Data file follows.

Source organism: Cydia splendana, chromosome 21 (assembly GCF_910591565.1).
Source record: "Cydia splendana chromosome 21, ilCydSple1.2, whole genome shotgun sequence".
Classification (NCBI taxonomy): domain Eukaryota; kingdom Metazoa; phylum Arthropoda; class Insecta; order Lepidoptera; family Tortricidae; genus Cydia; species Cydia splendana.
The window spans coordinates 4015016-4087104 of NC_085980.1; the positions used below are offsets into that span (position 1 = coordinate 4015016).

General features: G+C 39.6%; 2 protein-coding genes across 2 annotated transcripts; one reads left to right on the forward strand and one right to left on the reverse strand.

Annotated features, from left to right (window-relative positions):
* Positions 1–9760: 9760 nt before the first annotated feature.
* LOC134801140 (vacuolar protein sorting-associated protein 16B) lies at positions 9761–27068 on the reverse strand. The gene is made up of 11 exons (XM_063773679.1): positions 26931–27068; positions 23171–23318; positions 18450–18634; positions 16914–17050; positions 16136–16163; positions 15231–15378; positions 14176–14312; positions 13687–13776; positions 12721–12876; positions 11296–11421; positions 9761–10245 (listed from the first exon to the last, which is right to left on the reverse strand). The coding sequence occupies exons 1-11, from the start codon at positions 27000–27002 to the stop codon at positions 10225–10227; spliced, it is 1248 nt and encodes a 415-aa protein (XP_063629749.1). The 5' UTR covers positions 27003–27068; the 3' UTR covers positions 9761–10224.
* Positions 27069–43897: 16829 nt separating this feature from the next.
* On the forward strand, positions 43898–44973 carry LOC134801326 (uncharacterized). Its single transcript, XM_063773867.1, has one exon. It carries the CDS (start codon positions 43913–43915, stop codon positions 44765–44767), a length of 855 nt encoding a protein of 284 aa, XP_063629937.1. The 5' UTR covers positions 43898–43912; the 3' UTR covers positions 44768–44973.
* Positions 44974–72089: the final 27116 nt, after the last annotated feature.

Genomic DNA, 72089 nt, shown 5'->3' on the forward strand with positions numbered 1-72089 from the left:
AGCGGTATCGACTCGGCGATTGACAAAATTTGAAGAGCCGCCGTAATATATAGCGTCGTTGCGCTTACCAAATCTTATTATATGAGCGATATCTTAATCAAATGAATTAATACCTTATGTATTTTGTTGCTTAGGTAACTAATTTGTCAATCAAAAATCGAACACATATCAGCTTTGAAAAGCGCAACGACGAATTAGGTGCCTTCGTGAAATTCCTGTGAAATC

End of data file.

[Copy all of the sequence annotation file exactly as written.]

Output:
Source organism: Cydia splendana, chromosome 21 (assembly GCF_910591565.1).
Source record: "Cydia splendana chromosome 21, ilCydSple1.2, whole genome shotgun sequence".
Classification (NCBI taxonomy): domain Eukaryota; kingdom Metazoa; phylum Arthropoda; class Insecta; order Lepidoptera; family Tortricidae; genus Cydia; species Cydia splendana.
The window spans coordinates 4015016-4087104 of NC_085980.1; the positions used below are offsets into that span (position 1 = coordinate 4015016).

General features: G+C 39.6%; 2 protein-coding genes across 2 annotated transcripts; one reads left to right on the forward strand and one right to left on the reverse strand.

Annotated features, from left to right (window-relative positions):
* Positions 1–9760: 9760 nt before the first annotated feature.
* LOC134801140 (vacuolar protein sorting-associated protein 16B) lies at positions 9761–27068 on the reverse strand. The gene is made up of 11 exons (XM_063773679.1): positions 26931–27068; positions 23171–23318; positions 18450–18634; positions 16914–17050; positions 16136–16163; positions 15231–15378; positions 14176–14312; positions 13687–13776; positions 12721–12876; positions 11296–11421; positions 9761–10245 (listed from the first exon to the last, which is right to left on the reverse strand). The coding sequence occupies exons 1-11, from the start codon at positions 27000–27002 to the stop codon at positions 10225–10227; spliced, it is 1248 nt and encodes a 415-aa protein (XP_063629749.1). The 5' UTR covers positions 27003–27068; the 3' UTR covers positions 9761–10224.
* Positions 27069–43897: 16829 nt separating this feature from the next.
* On the forward strand, positions 43898–44973 carry LOC134801326 (uncharacterized). Its single transcript, XM_063773867.1, has one exon. It carries the CDS (start codon positions 43913–43915, stop codon positions 44765–44767), a length of 855 nt encoding a protein of 284 aa, XP_063629937.1. The 5' UTR covers positions 43898–43912; the 3' UTR covers positions 44768–44973.
* Positions 44974–72089: the final 27116 nt, after the last annotated feature.

Genomic DNA, 72089 nt, shown 5'->3' on the forward strand with positions numbered 1-72089 from the left:
AGCGGTATCGACTCGGCGATTGACAAAATTTGAAGAGCCGCCGTAATATATAGCGTCGTTGCGCTTACCAAATCTTATTATATGAGCGATATCTTAATCAAATGAATTAATACCTTATGTATTTTGTTGCTTAGGTAACTAATTTGTCAATCAAAAATCGAACACATATCAGCTTTGAAAAGCGCAACGACGAATTAGGTGCCTTCGTGAAATTCCTGTGAAATC